Graduate student Annie Shillaber
collecting soil gas CO2 concen-
tration and surface flux data.
Dr. Pollyea at the Malad Gorge, east Snake River Plain, Idaho.
Dr. Pollyea’s lab comprises an HP ProLiant 64-core workstation for numerical modeling and high performance computing.
From left to right: Graduate students Liz Olson and Ellen Raimondi, Dr. Ladue, and Dr. Pollyea promoting the Geology
Dept. at the CLAS Fun Fair.
CO2 gas saturation over a 10-year injection scenario in heterogeneous basalt reservoir.
Office: 417-B1 Davis Hall
Ph.D., University of Idaho, 2012
B.S., University of Dayton, 1999
My research interests are at the intersection of geofluids and energy resources, including geologic CO2 sequestration, geothermal energy systems, and continental-scale fluid regimes. This work combines numerical models of heat and mass transport with principles from geomechanics, stochastic reservoir characterization, and multi-phase, multi-component fluid flow in porous and fractured media. Students in my research program are currently investigating geologic carbon sequestration in flood basalt reservoirs and aquifer recharge mechanisms in the Pampa del Tamarugal Basin, northern Chile.
I am currently ramping up a project to investigate reservoir geomechanics during CO2 injections at the U.S. Department of Energy (USDOE) Wallula Basalt Sequestration Pilot Project. This project will use principles of stochastic hydrogeology to develop Monte Carlo numerical models of CO2 injections in a flood basalt reservoir, and simulation results will be used to assess the probability of reservoir failure. I am particularly interested in identifying injection scenarios with >99% probability of CO2 confinement. This work is funded by a three-year grant (Oct. 2014 – Dec. 2017) from the USDOE National Energy Technology Laboratory, and I am currently recruiting graduate students to participate in this effort.
In her recently completed MS thesis, Ann Shillaber developed surface-based method for quantifying CO2 reservoir leakage within the vadose zone overlying a CO2 disposal reservoir. This method uses high-resolution CO2 soil gas concentration data collected with a portable laser absorption gas analyzer to investigate changes in CO2 gradients during reservoir leakage. Future work in this area will be the application of our gradient-based method to other geological environments.
The Atacama Desert ranks among the driest places on Earth, receiving less than 10 mm of precipitation per year on average. As a result, groundwater is the sole source of municipal, industrial, and agricultural in the region; however, recharge systems for basin aquifers are poorly understood. In collaboration with Dr. Justin Dodd, we are combining isotopic tracers and a numerical model of groundwater and heat flow from the Chilean Altiplano through the Pampa del Tamarugal (PdT) Basin to gain a first-order understanding of the mechanics governing recharge to the PdT Aquifer. We are travelling to Chile with graduate students Rick Jayne and Liz Olson in November 2014 to obtain groundwater samples and conduct surface-based temperature surveys around springs and salars along the Andean range front.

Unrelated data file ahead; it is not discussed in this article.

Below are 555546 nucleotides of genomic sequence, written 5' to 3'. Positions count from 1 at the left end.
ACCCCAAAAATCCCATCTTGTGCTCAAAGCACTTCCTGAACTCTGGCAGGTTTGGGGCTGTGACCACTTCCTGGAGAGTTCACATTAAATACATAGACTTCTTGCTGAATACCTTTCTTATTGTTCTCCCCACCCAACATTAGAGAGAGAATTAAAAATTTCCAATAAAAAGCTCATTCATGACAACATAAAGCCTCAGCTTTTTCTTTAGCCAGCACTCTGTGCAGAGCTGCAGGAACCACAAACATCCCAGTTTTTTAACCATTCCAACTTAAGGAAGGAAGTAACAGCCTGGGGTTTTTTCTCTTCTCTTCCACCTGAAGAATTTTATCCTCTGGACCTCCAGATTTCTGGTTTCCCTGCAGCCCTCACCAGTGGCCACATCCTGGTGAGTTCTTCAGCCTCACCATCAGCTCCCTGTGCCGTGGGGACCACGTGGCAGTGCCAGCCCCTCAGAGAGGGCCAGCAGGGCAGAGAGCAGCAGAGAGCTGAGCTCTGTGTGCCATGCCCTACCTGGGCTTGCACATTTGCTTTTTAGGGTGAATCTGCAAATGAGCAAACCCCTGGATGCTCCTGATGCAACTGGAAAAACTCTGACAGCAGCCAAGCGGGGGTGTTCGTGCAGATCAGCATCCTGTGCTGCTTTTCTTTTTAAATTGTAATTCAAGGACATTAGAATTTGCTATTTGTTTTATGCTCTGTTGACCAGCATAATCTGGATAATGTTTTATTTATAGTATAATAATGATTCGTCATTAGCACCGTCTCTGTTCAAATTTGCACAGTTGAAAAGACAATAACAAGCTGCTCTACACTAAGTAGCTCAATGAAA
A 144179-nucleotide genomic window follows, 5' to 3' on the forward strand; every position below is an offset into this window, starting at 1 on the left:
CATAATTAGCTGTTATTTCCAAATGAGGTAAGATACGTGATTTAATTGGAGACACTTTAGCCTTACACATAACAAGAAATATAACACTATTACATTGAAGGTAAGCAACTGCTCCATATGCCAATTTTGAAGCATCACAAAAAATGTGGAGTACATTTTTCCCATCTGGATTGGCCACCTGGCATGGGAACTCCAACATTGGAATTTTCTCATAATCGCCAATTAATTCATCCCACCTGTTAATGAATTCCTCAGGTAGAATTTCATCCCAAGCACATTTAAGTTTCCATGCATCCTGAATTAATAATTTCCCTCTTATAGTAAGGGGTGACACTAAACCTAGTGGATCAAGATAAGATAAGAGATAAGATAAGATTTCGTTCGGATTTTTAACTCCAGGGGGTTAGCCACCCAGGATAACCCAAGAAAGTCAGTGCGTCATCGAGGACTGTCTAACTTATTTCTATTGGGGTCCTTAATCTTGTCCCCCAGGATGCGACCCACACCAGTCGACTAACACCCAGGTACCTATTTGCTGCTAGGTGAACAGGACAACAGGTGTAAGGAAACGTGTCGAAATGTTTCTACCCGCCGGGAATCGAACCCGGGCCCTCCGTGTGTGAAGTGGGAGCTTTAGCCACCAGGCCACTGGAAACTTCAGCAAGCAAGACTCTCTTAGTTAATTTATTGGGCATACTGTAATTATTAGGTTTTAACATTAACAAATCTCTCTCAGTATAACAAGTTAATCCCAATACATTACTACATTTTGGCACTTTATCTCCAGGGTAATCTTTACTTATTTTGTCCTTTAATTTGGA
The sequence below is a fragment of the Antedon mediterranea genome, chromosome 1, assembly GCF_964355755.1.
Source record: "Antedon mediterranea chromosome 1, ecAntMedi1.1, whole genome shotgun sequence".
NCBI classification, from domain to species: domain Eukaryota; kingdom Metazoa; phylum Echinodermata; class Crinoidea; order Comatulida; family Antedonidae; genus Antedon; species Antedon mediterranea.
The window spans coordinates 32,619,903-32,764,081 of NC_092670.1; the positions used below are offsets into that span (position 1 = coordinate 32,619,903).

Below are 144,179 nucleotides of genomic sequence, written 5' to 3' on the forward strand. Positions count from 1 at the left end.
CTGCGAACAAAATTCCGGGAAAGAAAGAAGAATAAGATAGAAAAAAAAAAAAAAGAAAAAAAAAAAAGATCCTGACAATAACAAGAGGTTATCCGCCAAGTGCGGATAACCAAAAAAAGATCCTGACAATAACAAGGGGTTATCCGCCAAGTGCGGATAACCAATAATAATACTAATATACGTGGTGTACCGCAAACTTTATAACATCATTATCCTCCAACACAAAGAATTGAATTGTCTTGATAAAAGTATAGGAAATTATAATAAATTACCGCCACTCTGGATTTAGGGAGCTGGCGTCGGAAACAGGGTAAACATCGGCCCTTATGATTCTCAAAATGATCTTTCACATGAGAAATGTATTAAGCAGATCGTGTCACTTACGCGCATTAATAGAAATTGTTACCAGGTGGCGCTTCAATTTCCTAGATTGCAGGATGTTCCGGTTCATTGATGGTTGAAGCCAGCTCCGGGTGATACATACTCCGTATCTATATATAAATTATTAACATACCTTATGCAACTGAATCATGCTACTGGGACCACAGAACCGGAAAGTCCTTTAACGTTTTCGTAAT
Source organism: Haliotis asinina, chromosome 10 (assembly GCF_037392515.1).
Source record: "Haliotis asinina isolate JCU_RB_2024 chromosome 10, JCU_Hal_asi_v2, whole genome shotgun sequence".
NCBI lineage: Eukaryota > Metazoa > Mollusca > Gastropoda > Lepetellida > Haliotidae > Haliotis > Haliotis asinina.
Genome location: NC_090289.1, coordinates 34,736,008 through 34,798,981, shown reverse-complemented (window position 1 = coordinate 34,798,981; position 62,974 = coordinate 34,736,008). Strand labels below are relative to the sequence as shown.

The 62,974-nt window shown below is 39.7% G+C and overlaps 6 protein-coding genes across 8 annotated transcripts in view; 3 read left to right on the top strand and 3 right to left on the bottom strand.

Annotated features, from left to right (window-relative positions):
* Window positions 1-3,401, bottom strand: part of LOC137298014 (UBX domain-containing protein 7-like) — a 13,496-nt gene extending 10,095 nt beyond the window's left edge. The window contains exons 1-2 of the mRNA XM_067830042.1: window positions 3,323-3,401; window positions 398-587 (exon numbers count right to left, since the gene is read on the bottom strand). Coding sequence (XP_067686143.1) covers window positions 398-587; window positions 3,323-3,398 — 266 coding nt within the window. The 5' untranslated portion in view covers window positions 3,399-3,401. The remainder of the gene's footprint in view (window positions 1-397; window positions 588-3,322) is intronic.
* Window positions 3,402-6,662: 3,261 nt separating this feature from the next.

Additionally, I am collaborating with Dr. Mark Fischer to investigate groundwater flow within sub-aerially exposed orogenic wedge environments. This work focuses on kilometer-scale fluid system evolution under variable topographic slope and depth-decaying permeability. There are opportunities in this area for graduate students interested in basin-scale hydrogeology and numerical modeling.
Graduate students in my research group learn traditional and innovative methods for reservoir characterization and gain experience with numerical modeling of various geofluid systems. In addition to these skills, students in my group become functional in a Unix/Linux environment, and may learn a computer programming language, if needed for their research. I encourage applications from students with broad scientific interests in groundwater and energy resources, modeling and simulation, applied mathematics, and a fair dose of fieldwork to keep us all honest!
Please contact me if you would like more information about my research program or current student opportunities.
Pollyea, R.M., Fairley, J.P., Podgorney, R.K., and McLing, T.L. 2014. Physical constraints on geologic CO2 sequestration in low-volume basalt formations. GSA Bulletin. Vol. 126, No. 3/4, p. 344-351, March/April. doi:10.1130/B30874.1.
Pollyea, R.M., Fairley, J.P., Podgorney, R.K., and McLing, T.L. 2013. A field sampling strategy for semivariogram inference of fractures in rock outcrops. Stochastic Environmental Research and Risk Assessment, Vol. 27, No. 7, p. 1735-1740, October. doi:10.1007/s00477-013-0710-5.
Pollyea, R.M. and Fairley, J.P. 2012. Implications of spatial reservoir uncertainty for CO2 sequestration in low-volume basalt. Hydrogeology Journal, Vol. 20, No. 4, p. 689-699, April. doi:10.1007/s10040-012-0487-1
Pollyea, R.M. and Fairley, J.P. 2012. Experimental evaluation of terrestrial LiDAR- based surface roughness estimates. Geosphere, Vol. 8, No. 1, p. 1–7, February. doi:10.1130/GES00733.1
Pollyea, R.M. and Fairley, J.P. 2011. Estimating surface roughness of terrestrial laser scan data using orthogonal distance regression. Geology, Vol. 39, No. 7, p. 623–626, July. doi:10.1130/G32078.1